Anatahan is an island in the Northern Mariana Islands in the Pacific Ocean, and has one of the most active volcanoes of the archipelago. Although formerly inhabited, the island is currently uninhabited due to the constant danger of volcanic eruptions. Anatahan is located 60 kilometers (32 nmi) northwest of Farallon de Medinilla and 120 km (65 nmi) north of Saipan.

Anatahan aerial.jpg
US Geological Survey photo of Anatahan
Mariana Islands - Anatahan.PNG
LocationPacific Ocean
Coordinates16°21′5″N 145°40′43″E / 16.35139°N 145.67861°E / 16.35139; 145.67861
ArchipelagoNorthern Mariana Islands
Area33.91 km2 (13.09 sq mi)[1]
Length9 km (5.6 mi)
Width4 km (2.5 mi)
Highest elevation790 m (2590 ft)
United States
CommonwealthNorthern Mariana Islands
Population- uninhabited - (2010)
Anatahan aerial.jpg
Ash from Anatahan, June 2005
Highest point
Elevation790 m (2,590 ft)
Coordinates16°21′N 145°40′E / 16.35°N 145.67°E / 16.35; 145.67
LocationNorthern Mariana Islands, Pacific Ocean
Mountain typeStratovolcano
Last eruption2007 – 2008


Anatahan eruption of 2003

The island was first charted by Europeans in late October 1543 by Spanish explorer Bernardo de la Torre on board of the carrack San Juan de Letrán when trying to return from Sarangani to New Spain.[2][3] At the time, the island was settled by the Chamorros. In 1695, the natives were forcibly removed to Saipan and, three years later, to Guam. Under Spanish rule, coconut plantations were developed for the production of copra. In 1884, an estimated 125 tons were exported.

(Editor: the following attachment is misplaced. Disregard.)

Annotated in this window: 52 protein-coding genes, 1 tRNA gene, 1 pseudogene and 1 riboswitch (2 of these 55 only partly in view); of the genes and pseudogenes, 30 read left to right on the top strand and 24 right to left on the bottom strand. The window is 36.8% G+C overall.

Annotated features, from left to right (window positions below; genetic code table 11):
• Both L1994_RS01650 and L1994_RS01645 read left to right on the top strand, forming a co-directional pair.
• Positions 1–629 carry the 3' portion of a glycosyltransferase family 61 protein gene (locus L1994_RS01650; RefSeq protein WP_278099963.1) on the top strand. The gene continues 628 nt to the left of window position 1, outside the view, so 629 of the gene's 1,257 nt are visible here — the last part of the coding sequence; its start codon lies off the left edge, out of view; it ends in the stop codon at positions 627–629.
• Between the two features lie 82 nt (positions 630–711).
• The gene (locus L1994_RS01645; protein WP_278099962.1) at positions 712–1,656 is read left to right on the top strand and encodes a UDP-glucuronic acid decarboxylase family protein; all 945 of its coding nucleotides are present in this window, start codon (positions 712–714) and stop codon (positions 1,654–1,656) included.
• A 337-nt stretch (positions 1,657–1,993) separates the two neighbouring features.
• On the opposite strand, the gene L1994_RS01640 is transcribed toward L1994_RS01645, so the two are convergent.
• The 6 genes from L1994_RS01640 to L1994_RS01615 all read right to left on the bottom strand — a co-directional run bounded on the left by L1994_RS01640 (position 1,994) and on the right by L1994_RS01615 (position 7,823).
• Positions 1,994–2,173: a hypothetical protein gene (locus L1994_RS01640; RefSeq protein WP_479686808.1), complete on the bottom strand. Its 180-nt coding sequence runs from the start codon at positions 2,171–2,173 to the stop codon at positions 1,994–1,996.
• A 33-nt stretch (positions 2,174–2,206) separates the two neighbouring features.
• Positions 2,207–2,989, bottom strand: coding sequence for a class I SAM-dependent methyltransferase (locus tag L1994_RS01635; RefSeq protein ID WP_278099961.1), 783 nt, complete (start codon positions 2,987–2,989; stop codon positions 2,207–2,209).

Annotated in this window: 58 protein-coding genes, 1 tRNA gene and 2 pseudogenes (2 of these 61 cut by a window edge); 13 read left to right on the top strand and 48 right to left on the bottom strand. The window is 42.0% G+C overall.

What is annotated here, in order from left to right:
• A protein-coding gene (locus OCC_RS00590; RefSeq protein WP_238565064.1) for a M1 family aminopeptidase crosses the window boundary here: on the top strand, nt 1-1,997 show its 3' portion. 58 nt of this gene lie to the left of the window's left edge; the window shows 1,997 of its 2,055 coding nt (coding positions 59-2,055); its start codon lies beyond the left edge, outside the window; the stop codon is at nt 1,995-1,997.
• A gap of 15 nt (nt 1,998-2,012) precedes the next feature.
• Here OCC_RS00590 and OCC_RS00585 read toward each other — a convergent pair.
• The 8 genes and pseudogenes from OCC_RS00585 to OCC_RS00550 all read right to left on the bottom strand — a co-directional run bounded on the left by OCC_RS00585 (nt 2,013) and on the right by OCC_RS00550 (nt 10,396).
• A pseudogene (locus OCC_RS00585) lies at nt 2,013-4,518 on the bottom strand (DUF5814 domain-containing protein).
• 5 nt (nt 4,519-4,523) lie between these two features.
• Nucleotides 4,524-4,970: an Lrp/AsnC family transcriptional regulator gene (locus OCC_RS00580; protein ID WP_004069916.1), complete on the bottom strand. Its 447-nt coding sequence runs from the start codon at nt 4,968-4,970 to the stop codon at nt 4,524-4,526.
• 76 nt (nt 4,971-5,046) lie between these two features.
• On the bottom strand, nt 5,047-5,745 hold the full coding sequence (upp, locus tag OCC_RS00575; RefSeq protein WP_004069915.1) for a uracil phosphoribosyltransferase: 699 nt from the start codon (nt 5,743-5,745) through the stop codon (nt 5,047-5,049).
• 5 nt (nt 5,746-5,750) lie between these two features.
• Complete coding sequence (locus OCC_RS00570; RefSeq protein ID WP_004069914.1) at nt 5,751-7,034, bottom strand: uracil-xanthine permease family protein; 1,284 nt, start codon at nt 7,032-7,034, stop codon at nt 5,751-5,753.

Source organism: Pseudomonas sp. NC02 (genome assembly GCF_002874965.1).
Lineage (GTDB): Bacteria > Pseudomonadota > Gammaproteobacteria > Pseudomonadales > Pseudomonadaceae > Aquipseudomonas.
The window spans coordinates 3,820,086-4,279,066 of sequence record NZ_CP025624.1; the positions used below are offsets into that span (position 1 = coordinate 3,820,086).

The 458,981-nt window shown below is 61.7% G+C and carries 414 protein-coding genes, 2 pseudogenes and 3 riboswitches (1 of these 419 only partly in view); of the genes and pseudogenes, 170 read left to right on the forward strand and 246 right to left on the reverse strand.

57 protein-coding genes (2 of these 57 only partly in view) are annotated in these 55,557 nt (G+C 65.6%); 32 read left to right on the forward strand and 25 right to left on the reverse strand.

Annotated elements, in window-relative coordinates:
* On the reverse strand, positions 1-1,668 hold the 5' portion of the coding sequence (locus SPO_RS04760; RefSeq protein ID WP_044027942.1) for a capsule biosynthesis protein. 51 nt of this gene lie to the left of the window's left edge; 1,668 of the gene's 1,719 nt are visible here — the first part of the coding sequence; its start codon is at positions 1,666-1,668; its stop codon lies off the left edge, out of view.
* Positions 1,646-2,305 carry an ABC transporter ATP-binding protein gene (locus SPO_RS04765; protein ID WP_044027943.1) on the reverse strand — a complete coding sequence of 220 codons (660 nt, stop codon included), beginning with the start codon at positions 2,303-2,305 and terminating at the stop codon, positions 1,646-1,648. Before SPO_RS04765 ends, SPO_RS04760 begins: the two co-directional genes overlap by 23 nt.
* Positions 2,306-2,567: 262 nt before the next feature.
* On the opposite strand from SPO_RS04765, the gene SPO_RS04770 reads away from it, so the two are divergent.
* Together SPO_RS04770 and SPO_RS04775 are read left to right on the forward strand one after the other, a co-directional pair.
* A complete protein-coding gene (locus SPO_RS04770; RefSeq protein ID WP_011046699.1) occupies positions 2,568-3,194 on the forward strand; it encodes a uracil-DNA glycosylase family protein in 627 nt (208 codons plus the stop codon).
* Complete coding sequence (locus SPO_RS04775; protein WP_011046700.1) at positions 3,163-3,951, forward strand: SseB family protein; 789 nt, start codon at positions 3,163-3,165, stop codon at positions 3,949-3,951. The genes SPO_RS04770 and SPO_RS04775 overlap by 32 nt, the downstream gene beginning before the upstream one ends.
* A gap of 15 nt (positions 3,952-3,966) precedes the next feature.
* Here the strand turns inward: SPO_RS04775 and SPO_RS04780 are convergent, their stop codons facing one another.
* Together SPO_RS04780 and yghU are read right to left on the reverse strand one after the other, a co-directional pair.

Following the sale of the Northern Marianas by Spain to the German Empire in 1899, Anatahan was administered as part of German New Guinea. However, by May 1901 the island was reported as uninhabited. In 1902, the island was leased to a private firm, the Pagan Society, owned by a German and a Japanese partner, to further develop the coconut plantations. Severe typhoons in September 1905 and September 1907 destroyed the plantations and bankrupted the company, although copra production continued on a smaller scale afterwards.[4]

During World War I, Anatahan came under the control of the Empire of Japan and was subsequently administered as part of the South Seas Mandate. In June 1944, 30 survivors of at least three Japanese shipwrecks reached Anatahan. After the surrender of Japan in World War II, the Americans evacuated two Japanese and 45 natives from the island, but the Japanese castaways refused to believe that the war had ended, and fled into the interior of the island as Japanese holdouts. By 1950, the holdouts were led by Kazuko Higa, who was the only woman left on the island.[5] Higa lived with a harem of five men, but after eleven of the holdouts died under uncertain circumstances, the remainder surrendered in June 1951.[6] The story of the holdouts was sensationalized as a lurid tale of sex and violent death by the mass media, and was portrayed in 1953 by Josef von Sternberg in his film The Saga of Anatahan. In 1954, one of the survivors, Michiro Maruyama, published a book, Anatahan Island of the Unfortunates, which attempted to refute the more lurid accusations. The story was revived in 1998 by Japanese author Kaoru Ohno as the novel Cage on the Sea, and in 2008 by Natsuo Kirino as the short story "Tokyo-jima", which became a film in 2010.[7]

Following World War II, the island came under the control of the United States and was administered as part of the Trust Territory of the Pacific Islands. Since 1978, the island has been part of the Northern Islands Municipality of the Commonwealth of the Northern Mariana Islands.